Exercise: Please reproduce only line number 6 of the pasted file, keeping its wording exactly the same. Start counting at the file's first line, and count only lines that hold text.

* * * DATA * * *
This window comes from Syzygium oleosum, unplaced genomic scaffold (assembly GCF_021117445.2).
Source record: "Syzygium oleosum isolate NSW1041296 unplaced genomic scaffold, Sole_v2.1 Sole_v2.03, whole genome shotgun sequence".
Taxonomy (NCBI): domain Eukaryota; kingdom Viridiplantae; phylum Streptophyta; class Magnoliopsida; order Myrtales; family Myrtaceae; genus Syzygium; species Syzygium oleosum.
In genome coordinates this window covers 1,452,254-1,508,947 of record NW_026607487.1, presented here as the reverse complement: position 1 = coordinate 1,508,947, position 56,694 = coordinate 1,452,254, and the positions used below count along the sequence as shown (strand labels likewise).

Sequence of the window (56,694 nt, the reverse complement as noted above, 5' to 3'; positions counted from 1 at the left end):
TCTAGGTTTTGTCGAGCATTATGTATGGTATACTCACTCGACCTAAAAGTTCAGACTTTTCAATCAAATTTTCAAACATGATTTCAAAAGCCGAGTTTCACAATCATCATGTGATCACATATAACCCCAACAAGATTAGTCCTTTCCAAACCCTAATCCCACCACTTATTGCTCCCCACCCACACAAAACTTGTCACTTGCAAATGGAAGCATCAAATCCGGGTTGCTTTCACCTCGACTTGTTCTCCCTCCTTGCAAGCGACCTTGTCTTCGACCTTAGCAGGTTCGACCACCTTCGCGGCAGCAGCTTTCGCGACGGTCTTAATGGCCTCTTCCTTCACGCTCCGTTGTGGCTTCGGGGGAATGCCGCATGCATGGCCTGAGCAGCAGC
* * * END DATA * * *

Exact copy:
TCTAGGTTTTGTCGAGCATTATGTATGGTATACTCACTCGACCTAAAAGTTCAGACTTTTCAATCAAATTTTCAAACATGATTTCAAAAGCCGAGTTTCACAATCATCATGTGATCACATATAACCCCAACAAGATTAGTCCTTTCCAAACCCTAATCCCACCACTTATTGCTCCCCACCCACACAAAACTTGTCACTTGCAAATGGAAGCATCAAATCCGGGTTGCTTTCACCTCGACTTGTTCTCCCTCCTTGCAAGCGACCTTGTCTTCGACCTTAGCAGGTTCGACCACCTTCGCGGCAGCAGCTTTCGCGACGGTCTTAATGGCCTCTTCCTTCACGCTCCGTTGTGGCTTCGGGGGAATGCCGCATGCATGGCCTGAGCAGCAGC